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Pulmonary hypertension in aortic and mitral valve disease


Maeder, Micha T; Weber, Lukas; Buser, Marc; Gerhard, Marc; Haager, Philipp K; Maisano, Francesco; Rickli, Hans (2018). Pulmonary hypertension in aortic and mitral valve disease. Frontiers in cardiovascular medicine, 5:40.

Abstract

In patients with aortic and/or mitral valve disease the presence of pulmonary hypertension (PH) indicates a decompensated state of the disease with left ventricular and left atrial dysfunction and exhausted compensatory mechanism, i.e., a state of heart failure. Pulmonary hypertension in this context is the consequence of the backwards transmission of elevated left atrial pressure. In this form of PH, pulmonary vascular resistance is initially normal (isolated post-capillary PH). Depending on the extent and chronicity of left atrial pressure elevation additional pulmonary vascular remodeling may occur (combined pre- and post-capillary PH). Mechanical interventions for the correction of valve disease often but not always reduce pulmonary pressures. However, the reduction in pulmonary pressures is often modest, and persistent PH in these patients is common and a marker of poor prognosis. In the present review we discuss the pathophysiology and clinical impact of PH in patients with aortic and mitral valve disease, the comprehensive non-invasive and invasive diagnostic approach required to define treatment of PH, and recent insights from mechanistic studies, registries and randomized studies, and we provide an outlook regarding gaps in evidence, future clinical challenges, and research opportunities in this setting.

Abstract

In patients with aortic and/or mitral valve disease the presence of pulmonary hypertension (PH) indicates a decompensated state of the disease with left ventricular and left atrial dysfunction and exhausted compensatory mechanism, i.e., a state of heart failure. Pulmonary hypertension in this context is the consequence of the backwards transmission of elevated left atrial pressure. In this form of PH, pulmonary vascular resistance is initially normal (isolated post-capillary PH). Depending on the extent and chronicity of left atrial pressure elevation additional pulmonary vascular remodeling may occur (combined pre- and post-capillary PH). Mechanical interventions for the correction of valve disease often but not always reduce pulmonary pressures. However, the reduction in pulmonary pressures is often modest, and persistent PH in these patients is common and a marker of poor prognosis. In the present review we discuss the pathophysiology and clinical impact of PH in patients with aortic and mitral valve disease, the comprehensive non-invasive and invasive diagnostic approach required to define treatment of PH, and recent insights from mechanistic studies, registries and randomized studies, and we provide an outlook regarding gaps in evidence, future clinical challenges, and research opportunities in this setting.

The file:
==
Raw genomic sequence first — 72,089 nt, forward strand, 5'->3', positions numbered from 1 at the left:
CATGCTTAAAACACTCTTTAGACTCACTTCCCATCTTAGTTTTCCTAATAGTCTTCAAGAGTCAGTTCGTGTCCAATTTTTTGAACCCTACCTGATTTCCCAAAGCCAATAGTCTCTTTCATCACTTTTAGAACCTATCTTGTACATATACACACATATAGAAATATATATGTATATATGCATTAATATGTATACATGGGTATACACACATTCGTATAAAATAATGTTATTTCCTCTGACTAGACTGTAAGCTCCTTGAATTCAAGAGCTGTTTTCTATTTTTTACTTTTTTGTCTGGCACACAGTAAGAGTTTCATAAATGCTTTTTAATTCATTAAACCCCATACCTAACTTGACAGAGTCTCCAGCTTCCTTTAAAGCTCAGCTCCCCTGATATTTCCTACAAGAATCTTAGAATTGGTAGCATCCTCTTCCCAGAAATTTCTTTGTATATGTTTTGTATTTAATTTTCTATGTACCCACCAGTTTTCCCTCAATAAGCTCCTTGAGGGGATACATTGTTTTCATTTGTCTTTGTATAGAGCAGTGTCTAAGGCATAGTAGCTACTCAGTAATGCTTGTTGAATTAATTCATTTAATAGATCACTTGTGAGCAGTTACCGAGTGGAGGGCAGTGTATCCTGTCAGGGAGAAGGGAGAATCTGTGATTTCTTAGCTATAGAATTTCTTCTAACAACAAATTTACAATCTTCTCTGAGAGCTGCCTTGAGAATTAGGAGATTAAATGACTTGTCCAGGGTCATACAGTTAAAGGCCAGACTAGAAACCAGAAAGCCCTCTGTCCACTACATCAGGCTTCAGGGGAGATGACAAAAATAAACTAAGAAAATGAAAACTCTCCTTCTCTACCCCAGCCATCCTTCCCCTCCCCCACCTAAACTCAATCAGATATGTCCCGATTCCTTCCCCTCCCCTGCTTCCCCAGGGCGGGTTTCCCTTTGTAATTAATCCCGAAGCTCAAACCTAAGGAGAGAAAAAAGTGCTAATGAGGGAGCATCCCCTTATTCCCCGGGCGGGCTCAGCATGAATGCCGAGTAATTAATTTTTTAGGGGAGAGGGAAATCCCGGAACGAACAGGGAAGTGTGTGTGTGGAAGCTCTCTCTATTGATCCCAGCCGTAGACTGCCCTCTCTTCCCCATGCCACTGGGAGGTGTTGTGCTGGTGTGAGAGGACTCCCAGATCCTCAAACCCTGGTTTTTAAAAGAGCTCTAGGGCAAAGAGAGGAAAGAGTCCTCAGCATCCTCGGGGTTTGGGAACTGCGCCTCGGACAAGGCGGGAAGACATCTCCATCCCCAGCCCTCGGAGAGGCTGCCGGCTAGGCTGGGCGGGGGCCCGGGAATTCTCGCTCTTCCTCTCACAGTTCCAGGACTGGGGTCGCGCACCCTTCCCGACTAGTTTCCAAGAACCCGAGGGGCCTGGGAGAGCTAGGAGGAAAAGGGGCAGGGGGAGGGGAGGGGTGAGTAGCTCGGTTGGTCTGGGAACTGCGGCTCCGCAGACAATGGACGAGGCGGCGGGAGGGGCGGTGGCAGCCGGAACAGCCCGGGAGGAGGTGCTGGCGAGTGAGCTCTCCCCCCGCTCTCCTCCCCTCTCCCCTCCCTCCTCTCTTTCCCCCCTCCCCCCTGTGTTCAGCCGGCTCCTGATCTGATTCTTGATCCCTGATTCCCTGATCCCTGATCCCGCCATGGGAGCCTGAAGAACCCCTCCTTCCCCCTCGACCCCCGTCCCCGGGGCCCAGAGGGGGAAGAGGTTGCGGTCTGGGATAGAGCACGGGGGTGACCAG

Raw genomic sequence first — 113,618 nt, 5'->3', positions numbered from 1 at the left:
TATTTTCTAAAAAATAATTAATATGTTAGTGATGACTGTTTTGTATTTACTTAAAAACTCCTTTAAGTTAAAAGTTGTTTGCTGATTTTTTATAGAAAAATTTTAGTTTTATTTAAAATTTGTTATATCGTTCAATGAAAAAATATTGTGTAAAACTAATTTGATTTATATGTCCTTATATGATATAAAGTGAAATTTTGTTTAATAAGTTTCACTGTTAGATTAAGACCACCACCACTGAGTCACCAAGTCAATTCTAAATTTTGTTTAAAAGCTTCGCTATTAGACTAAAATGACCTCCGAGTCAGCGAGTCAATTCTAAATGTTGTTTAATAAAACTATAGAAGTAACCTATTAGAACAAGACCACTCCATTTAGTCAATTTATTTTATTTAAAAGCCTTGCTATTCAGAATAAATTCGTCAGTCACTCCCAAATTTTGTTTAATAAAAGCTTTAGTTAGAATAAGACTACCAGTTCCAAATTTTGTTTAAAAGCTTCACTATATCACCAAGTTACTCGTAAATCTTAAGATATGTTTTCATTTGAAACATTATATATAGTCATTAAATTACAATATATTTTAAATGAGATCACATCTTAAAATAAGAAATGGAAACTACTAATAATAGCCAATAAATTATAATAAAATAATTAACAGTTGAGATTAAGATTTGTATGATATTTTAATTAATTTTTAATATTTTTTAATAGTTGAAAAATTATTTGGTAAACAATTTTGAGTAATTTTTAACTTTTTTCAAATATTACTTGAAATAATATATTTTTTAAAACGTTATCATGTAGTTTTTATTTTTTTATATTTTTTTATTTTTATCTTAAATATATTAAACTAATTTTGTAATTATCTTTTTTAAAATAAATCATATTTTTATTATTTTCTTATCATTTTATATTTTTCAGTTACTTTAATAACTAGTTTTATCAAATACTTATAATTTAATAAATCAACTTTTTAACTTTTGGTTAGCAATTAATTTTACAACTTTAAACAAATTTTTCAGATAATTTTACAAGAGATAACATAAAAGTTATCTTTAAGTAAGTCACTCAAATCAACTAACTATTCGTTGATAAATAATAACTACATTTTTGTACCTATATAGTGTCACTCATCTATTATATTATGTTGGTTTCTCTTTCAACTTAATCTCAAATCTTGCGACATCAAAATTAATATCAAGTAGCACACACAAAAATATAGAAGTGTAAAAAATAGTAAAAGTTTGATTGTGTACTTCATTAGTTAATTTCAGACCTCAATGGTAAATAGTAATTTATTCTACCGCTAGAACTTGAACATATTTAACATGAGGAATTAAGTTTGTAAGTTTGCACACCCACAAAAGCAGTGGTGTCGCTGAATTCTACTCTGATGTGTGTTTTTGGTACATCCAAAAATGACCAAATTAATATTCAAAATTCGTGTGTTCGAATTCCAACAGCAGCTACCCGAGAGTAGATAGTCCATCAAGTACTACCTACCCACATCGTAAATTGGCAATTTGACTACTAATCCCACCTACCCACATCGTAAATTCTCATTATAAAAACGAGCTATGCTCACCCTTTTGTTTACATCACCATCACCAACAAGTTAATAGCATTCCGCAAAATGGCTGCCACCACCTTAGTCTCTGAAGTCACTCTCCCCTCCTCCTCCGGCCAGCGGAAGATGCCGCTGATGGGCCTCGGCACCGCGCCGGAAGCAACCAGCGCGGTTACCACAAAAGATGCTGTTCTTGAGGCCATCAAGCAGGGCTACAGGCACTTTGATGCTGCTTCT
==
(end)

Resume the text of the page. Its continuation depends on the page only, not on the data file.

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Additional indexing

Item Type:Journal Article, refereed, original work
Communities & Collections:04 Faculty of Medicine > University Hospital Zurich > Clinic for Cardiac Surgery
Dewey Decimal Classification:610 Medicine & health
Scopus Subject Areas:Health Sciences > Cardiology and Cardiovascular Medicine
Uncontrolled Keywords:aortic stenosis, combined pre- and post-capillary, mitral regurgitation, post-capillary, pre-capillary, pulmonary hypertension, valve disease
Language:English
Date:2018
Deposited On:03 Aug 2018 14:37
Last Modified:11 May 2020 17:28
Publisher:Frontiers Research Foundation
ISSN:2297-055X
OA Status:Gold
Free access at:PubMed ID. An embargo period may apply.
Publisher DOI:https://doi.org/10.3389/fcvm.2018.00040
PubMed ID:29876357

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